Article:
Most recently, conversations with friends and fellow photographers have spun around photo critique quite a bit. When I met John and Scott at Windansea Beach, we talked about how difficult it is to give and get good critique, and it prompted Scott to write a blog post about it. A tongue-in-cheek Google+ post of mine about how +1s (or likes, favorites, whatever) don’t make better photos, and that you can’t eat them either, somehow turned into a discussion about (online) critique of photos as well.
Scott has it right when he says “You Are the Beginning and the End of Your Art”. No one can be an authority over another one’s artistic vision and creation. At every point in my photographic “career” (or endeavors) I was fully convinced that my photos were good. Not in a technical sense, but in that they conveyed my vision and ideas. Only few others may have been able to see it as clearly as I did (well, ahem, cough-cough), but that’s not the point. I saw it in my photos. And this is one of the biggest problems of photo critique.
You can critique technique, of course. The horizon is tilted, sensor dust spots haven’t been removed, there’s visible chromatic aberration, highlight or shadow clipping, disturbing elements at the edges and corners of the frame, a wrong distribution of light and dark, or sharp and unsharp areas – that sort of thing. It’s totally valid. It’s critique about the craft. After all, photography is a technical art form, and if you don’t have your technique straight, it gets in the way of expressing your vision. (or, as I used to say: “You can’t play the piano if you can’t play the piano”)
To a certain degree, you can also critique the artistic side of photography. But when we discuss the composition, like whether it is balanced or imbalanced, we are already entering the realm of taste* and opinion. There is no set of rules that has been carved in stone. No matter how many times someone repeats the rule of thirds (here’s an excellent discussion about it by Mike Spinak: The Golden Section Hypothesis – A Critical Look). And it is clear that some photographs don’t work for most of us, even if we can not precisely say why. And you can only state an opinion about vision, style, and idea. Even if it is an educated opinion – it’s just an opinion. It lies in the nature of both the art and the critique to be highly subjective.
When I took part in one of the many weekly photography themes on Google+, its curator featured the photo that I submitted in his summary post and provided feedback. At first I was happy that my image was selected. His feedback however consisted solely of dissecting my personal and deliberate choice to design the photograph the way I had chosen to design it – because it didn’t work for him. But the way I set up my composition should have made it pretty clear that I made a very deliberate choice in doing that. The only positive thing he had to say about my picture however was that it was “nicely processed”.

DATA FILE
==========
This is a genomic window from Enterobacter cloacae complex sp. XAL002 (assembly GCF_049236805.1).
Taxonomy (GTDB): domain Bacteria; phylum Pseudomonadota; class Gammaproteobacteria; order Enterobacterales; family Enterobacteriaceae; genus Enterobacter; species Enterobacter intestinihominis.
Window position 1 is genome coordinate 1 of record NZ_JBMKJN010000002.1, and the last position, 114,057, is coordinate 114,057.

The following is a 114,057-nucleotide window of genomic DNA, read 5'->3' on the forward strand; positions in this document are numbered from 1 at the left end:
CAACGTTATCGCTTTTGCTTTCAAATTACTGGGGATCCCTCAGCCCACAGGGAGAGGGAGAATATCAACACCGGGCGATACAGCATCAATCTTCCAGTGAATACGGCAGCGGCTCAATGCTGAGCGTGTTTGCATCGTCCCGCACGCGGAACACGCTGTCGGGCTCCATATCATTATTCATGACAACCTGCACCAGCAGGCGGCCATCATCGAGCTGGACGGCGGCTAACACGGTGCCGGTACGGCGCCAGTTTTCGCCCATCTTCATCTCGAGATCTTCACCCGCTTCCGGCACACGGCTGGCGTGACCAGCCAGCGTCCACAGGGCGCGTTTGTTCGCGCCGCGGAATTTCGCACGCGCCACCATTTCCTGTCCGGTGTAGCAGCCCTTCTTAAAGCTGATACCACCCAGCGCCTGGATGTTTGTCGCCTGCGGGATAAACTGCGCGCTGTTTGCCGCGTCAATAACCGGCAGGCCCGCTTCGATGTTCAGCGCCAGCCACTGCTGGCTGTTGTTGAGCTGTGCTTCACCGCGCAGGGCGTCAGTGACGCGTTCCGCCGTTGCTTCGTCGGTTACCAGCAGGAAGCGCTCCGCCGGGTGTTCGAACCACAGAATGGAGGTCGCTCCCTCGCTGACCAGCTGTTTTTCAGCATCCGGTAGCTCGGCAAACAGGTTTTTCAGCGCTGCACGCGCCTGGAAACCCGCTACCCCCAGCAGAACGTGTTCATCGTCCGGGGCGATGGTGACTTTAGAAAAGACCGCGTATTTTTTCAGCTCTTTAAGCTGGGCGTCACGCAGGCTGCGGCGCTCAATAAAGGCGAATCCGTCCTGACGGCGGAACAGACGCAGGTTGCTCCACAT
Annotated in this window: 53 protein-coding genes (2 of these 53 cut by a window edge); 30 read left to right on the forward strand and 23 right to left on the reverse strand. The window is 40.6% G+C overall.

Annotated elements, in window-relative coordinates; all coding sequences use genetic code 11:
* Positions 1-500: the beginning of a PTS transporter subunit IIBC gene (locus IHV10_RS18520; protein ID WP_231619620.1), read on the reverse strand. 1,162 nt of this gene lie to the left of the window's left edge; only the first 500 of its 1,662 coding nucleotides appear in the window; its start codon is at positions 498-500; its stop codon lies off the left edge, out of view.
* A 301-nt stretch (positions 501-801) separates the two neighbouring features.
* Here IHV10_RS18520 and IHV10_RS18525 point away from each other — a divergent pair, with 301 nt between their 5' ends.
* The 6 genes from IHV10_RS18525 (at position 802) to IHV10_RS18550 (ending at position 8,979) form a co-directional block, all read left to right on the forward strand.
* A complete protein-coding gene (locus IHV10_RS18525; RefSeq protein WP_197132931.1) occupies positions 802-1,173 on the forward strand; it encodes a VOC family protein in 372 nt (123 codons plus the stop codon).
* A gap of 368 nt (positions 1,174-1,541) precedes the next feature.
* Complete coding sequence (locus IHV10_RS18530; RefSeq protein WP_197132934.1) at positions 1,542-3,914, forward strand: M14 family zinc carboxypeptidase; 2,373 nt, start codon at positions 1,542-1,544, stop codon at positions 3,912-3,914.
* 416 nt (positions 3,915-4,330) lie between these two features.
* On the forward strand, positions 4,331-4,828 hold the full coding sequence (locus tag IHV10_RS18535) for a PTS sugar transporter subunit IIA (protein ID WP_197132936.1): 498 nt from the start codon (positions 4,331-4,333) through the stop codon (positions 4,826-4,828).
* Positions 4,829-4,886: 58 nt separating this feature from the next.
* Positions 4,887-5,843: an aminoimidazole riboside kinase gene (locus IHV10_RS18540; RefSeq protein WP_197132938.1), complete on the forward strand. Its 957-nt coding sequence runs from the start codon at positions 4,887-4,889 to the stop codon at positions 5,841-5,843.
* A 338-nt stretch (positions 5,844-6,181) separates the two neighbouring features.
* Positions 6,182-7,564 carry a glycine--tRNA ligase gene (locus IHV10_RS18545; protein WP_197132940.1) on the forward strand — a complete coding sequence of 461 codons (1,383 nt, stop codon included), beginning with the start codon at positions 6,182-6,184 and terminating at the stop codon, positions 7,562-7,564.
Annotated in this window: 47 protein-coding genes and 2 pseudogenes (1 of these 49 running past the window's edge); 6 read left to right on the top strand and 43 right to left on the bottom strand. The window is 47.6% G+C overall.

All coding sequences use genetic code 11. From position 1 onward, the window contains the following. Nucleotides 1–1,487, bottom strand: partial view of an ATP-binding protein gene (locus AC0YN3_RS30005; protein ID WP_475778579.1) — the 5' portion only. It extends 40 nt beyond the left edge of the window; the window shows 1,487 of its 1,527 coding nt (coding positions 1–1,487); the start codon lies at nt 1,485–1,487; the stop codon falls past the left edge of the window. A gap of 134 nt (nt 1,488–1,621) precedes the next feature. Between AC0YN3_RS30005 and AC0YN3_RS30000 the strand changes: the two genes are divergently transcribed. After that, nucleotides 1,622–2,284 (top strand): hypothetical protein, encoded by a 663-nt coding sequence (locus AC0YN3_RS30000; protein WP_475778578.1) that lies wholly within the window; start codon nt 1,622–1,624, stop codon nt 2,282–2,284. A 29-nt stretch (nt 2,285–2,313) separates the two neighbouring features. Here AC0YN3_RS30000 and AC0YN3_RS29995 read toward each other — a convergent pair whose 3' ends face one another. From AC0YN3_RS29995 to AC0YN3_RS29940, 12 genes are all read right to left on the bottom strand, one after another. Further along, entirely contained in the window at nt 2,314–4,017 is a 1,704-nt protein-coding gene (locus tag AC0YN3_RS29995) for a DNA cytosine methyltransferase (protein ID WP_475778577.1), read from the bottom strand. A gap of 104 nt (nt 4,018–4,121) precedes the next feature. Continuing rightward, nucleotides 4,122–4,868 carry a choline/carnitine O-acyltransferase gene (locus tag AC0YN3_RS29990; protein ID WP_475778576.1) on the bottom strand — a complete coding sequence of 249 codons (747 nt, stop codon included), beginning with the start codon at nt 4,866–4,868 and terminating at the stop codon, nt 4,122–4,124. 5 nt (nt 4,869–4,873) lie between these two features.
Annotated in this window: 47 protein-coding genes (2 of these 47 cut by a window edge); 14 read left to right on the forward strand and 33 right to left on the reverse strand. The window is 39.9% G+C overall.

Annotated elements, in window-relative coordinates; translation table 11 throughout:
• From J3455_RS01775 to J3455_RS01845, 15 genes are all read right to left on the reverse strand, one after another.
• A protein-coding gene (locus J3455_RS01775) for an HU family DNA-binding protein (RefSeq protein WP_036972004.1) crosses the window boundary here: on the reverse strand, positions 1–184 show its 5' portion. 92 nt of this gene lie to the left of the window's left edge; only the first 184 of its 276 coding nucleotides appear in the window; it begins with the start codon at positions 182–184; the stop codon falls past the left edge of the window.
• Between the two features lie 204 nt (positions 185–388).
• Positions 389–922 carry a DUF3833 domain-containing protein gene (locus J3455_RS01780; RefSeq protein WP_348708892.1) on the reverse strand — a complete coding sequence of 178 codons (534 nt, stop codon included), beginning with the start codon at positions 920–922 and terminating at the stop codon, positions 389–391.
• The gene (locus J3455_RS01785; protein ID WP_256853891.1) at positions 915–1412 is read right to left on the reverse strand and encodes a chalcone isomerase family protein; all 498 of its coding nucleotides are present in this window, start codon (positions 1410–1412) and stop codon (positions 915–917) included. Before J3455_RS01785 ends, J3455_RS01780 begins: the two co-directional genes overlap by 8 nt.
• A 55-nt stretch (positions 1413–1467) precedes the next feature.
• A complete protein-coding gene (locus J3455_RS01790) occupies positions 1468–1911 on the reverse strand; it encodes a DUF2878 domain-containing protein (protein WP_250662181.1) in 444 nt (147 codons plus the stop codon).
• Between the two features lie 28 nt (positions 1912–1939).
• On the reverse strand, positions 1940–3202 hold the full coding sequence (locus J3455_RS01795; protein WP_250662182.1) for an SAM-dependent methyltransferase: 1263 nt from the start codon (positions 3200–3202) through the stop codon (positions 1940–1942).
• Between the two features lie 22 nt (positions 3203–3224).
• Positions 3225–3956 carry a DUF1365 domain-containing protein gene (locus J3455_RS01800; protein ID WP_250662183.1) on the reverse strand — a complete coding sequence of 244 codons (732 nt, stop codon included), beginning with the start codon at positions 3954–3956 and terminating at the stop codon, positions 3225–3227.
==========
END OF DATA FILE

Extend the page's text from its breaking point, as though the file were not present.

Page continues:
I felt misunderstood, and needless to say, I was deeply offended. I had expected that an expert would recognize my choice and idea, and at least respect it. I wondered: Why feature a photo in a curator’s post, if you don’t have anything positive to say about it? Even though the words were carefully chosen and the intent was a discussion, to me it boiled down to a sugar-coated version of “this sucks, I don’t agree with it, want to talk about it?” – yes, we artists don’t exactly have a thick skin when it comes to our own creations. When I stated my intentions and motivation, I was already re-acting, and being in the defense. That never works out too well!
That’s why I think it’s much better to say what you like about a photo – and not what you don’t like. It’s easier to discuss taste and opinion, and it’s easier to disagree that way, too: because if you don’t agree with a negative critique, it’s just too damn easy to tell you that “you just can’t handle it.” In reality, things are a bit more complicated: it may very well be for example that disagreeing with critique will be perceived as undermining authority – the authority of the person giving you feedback.
It’s hard to disagree with a person who has achieved a certain credibility in photographic circles. Because it means questioning authority. Something that an established photographer probably can not allow. After all, that person might be teaching workshops and photography classes – entering a discussion about a critique can wreak havoc on their reputation. Don’t do it. If you receive negative critique, no matter how invalid and subjective it may be – ignore it if you can. And you know how I learned that now. :)
One possible solution to learn from photo critique without exposing yourself directly to invalid and/or inconsiderate negative critique, and at the same time an enjoyable way to learn more about photography and what people see in photographs is reading discussions about images made by others. One book that I would like to wholeheartedly recommend is George Barr‘s “Why Photographs Work“, published by Rocky Nook. I bought it about two years ago and occasionally browse it, find a photograph that interests me, and read what both George and the photographer who made the photo have to say about it.
*) given the amount of positive reactions that highly saturated landscape photos and overcooked HDR images still get, there is clearly plenty of bad taste out there. :)
**) it doesn’t matter which photo it was, and I do not mention the name of the theme or its curator here.Thanks for reading! You can stay up to date with my blogposts and subscribe via email (the subscription form opens in a new browser window/tab). It's easy as pie! :-)
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